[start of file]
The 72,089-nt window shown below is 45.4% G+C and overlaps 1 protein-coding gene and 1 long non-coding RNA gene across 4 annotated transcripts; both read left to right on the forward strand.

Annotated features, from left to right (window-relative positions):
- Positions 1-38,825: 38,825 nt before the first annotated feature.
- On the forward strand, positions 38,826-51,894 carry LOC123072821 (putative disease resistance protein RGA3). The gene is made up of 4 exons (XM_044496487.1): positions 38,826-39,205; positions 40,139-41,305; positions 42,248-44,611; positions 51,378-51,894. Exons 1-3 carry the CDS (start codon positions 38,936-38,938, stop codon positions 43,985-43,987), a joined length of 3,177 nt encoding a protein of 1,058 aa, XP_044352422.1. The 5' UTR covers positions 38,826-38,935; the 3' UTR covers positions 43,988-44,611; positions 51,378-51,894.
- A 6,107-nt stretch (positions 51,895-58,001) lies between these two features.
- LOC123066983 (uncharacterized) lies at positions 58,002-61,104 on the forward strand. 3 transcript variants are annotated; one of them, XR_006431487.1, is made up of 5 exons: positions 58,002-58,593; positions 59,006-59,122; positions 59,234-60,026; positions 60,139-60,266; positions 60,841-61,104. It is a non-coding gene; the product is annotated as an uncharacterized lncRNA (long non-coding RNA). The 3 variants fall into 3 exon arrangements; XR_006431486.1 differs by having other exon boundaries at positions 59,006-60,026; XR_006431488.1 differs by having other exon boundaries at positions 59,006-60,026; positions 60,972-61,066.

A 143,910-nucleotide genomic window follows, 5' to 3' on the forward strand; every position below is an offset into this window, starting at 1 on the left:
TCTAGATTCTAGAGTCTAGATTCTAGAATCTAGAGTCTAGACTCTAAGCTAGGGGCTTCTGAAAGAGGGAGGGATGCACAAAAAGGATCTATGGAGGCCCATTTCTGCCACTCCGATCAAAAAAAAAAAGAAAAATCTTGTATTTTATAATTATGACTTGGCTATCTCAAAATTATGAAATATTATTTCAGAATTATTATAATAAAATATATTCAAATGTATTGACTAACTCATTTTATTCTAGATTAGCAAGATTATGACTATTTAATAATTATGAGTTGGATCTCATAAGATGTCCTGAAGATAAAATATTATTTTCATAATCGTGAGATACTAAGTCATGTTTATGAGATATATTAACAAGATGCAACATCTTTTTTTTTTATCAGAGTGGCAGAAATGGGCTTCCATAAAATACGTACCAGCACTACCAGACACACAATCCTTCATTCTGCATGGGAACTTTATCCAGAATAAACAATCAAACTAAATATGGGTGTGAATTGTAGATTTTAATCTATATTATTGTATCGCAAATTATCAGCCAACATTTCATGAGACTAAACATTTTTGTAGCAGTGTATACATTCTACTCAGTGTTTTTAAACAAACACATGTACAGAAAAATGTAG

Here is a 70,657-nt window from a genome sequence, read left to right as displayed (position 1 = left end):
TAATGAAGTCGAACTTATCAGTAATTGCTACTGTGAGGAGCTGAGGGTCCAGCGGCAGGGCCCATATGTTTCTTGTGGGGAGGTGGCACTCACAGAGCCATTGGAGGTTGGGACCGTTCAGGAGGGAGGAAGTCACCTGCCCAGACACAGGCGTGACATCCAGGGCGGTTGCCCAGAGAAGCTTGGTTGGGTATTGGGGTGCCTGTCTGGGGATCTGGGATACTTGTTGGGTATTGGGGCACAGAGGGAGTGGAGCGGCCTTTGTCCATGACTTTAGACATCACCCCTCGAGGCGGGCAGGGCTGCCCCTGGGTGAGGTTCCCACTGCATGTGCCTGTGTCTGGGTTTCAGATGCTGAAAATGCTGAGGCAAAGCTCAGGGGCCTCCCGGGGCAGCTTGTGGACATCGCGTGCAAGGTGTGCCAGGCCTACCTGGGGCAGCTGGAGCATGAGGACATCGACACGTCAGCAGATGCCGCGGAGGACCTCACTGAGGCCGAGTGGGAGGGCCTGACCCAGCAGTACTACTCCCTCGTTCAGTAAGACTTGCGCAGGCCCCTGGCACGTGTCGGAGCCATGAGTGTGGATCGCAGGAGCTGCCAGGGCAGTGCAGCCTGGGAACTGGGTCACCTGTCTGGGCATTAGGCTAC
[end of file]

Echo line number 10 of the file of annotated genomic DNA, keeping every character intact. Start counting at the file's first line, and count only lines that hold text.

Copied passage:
TAATGAAGTCGAACTTATCAGTAATTGCTACTGTGAGGAGCTGAGGGTCCAGCGGCAGGGCCCATATGTTTCTTGTGGGGAGGTGGCACTCACAGAGCCATTGGAGGTTGGGACCGTTCAGGAGGGAGGAAGTCACCTGCCCAGACACAGGCGTGACATCCAGGGCGGTTGCCCAGAGAAGCTTGGTTGGGTATTGGGGTGCCTGTCTGGGGATCTGGGATACTTGTTGGGTATTGGGGCACAGAGGGAGTGGAGCGGCCTTTGTCCATGACTTTAGACATCACCCCTCGAGGCGGGCAGGGCTGCCCCTGGGTGAGGTTCCCACTGCATGTGCCTGTGTCTGGGTTTCAGATGCTGAAAATGCTGAGGCAAAGCTCAGGGGCCTCCCGGGGCAGCTTGTGGACATCGCGTGCAAGGTGTGCCAGGCCTACCTGGGGCAGCTGGAGCATGAGGACATCGACACGTCAGCAGATGCCGCGGAGGACCTCACTGAGGCCGAGTGGGAGGGCCTGACCCAGCAGTACTACTCCCTCGTTCAGTAAGACTTGCGCAGGCCCCTGGCACGTGTCGGAGCCATGAGTGTGGATCGCAGGAGCTGCCAGGGCAGTGCAGCCTGGGAACTGGGTCACCTGTCTGGGCATTAGGCTAC